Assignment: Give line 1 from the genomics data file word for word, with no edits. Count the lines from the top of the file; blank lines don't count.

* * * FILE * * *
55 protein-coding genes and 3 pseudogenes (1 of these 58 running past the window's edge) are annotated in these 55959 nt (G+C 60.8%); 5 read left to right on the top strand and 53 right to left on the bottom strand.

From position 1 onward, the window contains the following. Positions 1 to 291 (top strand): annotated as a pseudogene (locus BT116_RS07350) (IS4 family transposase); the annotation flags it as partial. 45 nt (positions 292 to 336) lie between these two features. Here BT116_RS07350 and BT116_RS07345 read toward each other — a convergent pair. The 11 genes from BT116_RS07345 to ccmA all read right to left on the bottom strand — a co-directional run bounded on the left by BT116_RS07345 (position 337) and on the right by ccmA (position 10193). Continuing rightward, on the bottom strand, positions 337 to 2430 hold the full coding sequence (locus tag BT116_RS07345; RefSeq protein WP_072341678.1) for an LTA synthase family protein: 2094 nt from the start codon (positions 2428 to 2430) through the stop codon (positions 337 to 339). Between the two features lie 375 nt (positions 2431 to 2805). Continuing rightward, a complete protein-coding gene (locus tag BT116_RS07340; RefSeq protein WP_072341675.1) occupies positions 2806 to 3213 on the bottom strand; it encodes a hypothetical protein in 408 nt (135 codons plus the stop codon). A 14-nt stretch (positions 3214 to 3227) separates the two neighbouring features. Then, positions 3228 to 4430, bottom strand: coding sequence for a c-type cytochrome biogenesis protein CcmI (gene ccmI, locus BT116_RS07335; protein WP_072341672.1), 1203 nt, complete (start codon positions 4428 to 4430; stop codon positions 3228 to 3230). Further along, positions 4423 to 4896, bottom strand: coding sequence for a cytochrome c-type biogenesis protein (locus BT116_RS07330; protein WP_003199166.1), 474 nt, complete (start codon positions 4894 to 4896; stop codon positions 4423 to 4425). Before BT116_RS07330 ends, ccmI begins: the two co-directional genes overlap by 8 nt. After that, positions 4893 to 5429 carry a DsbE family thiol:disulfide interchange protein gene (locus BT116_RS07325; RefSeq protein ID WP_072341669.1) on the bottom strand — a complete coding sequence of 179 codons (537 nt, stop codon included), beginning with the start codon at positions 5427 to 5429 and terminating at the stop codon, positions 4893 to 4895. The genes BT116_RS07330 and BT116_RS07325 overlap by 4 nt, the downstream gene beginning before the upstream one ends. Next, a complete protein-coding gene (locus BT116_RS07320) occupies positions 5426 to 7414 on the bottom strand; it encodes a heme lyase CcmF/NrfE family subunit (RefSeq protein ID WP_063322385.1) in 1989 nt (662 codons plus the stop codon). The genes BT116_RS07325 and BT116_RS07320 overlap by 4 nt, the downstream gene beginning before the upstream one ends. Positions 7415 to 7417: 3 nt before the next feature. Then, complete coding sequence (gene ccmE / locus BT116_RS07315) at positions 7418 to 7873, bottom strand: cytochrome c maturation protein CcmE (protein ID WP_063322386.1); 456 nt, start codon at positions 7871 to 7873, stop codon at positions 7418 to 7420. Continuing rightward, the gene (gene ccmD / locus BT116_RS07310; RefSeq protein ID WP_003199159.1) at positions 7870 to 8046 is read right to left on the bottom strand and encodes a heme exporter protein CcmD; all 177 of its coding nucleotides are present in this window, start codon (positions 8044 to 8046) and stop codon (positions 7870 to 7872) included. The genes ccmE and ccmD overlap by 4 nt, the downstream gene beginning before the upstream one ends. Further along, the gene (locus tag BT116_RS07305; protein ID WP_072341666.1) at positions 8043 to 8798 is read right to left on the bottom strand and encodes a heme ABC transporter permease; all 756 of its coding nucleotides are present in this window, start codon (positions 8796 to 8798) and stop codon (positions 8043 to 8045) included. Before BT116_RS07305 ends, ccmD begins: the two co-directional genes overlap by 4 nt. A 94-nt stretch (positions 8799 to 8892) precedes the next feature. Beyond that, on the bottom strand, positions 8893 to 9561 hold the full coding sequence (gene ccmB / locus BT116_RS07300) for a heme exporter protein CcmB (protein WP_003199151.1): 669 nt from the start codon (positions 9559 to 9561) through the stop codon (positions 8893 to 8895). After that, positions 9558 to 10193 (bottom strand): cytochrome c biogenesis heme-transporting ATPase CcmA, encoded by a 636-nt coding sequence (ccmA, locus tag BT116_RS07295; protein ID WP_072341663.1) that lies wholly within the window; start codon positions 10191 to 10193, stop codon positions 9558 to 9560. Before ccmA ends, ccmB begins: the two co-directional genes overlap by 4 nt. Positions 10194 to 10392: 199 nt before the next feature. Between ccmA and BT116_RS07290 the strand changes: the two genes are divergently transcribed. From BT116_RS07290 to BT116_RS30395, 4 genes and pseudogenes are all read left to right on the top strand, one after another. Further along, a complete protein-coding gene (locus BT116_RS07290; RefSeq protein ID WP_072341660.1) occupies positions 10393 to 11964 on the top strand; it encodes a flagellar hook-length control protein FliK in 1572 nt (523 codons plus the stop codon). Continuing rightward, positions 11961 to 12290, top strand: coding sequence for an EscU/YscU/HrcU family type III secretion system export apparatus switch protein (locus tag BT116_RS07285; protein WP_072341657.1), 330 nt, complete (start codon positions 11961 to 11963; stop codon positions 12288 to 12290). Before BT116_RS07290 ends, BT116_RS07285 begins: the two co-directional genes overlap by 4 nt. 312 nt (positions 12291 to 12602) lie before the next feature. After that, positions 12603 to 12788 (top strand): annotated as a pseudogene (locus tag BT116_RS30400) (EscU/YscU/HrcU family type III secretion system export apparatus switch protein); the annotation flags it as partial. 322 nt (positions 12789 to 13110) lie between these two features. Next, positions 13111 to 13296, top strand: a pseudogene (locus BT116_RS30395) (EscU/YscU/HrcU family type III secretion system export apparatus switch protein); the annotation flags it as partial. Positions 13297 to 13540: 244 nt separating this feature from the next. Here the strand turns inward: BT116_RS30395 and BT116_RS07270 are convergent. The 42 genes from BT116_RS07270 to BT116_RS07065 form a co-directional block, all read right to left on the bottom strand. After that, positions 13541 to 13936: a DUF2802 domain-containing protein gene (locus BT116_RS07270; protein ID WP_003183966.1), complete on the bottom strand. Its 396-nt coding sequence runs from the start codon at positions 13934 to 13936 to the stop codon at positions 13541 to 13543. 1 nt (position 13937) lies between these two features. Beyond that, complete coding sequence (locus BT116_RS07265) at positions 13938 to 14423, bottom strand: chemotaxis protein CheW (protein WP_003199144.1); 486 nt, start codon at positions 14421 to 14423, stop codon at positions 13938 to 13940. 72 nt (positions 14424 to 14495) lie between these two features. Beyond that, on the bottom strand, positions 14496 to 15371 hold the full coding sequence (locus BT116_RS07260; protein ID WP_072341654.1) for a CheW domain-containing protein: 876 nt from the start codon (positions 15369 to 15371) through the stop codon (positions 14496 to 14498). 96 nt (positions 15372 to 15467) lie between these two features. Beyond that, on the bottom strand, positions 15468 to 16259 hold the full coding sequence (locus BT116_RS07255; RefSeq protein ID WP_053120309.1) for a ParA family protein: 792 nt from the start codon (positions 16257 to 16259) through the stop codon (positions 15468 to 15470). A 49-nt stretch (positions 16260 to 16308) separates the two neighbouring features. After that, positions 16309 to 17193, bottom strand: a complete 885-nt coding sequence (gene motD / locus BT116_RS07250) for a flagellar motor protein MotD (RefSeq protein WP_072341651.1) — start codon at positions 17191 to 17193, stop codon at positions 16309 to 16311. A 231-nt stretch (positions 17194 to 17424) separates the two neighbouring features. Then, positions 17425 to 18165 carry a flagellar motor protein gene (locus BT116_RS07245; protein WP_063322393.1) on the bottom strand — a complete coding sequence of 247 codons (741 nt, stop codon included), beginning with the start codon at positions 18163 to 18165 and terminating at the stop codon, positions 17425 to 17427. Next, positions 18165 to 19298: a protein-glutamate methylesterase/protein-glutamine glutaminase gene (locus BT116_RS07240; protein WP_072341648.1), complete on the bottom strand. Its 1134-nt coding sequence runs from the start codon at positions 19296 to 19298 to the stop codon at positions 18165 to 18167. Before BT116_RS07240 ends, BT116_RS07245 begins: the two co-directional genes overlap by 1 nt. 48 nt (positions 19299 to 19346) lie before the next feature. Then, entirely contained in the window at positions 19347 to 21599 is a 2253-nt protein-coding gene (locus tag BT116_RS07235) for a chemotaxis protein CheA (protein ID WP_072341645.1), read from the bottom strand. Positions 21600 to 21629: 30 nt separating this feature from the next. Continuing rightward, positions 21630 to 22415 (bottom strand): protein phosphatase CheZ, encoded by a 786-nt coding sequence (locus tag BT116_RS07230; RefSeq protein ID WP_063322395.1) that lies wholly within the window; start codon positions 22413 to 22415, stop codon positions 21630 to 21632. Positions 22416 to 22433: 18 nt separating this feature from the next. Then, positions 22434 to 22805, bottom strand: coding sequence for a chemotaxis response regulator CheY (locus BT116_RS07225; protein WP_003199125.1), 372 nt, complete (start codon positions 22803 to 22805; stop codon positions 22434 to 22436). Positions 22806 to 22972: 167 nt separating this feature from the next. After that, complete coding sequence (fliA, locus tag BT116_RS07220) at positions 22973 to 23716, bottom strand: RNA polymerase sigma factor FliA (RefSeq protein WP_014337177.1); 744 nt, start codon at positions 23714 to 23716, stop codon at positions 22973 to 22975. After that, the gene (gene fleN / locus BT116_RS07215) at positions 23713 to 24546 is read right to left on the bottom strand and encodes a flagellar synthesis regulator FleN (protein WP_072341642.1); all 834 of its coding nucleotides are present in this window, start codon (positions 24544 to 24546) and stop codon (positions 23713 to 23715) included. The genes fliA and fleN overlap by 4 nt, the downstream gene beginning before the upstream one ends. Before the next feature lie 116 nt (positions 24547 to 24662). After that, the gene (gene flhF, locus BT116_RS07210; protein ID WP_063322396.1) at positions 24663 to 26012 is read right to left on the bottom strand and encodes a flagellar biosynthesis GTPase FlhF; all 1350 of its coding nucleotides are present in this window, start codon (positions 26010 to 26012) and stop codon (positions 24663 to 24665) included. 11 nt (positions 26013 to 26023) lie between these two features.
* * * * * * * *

55 protein-coding genes and 3 pseudogenes (1 of these 58 running past the window's edge) are annotated in these 55959 nt (G+C 60.8%); 5 read left to right on the top strand and 53 right to left on the bottom strand.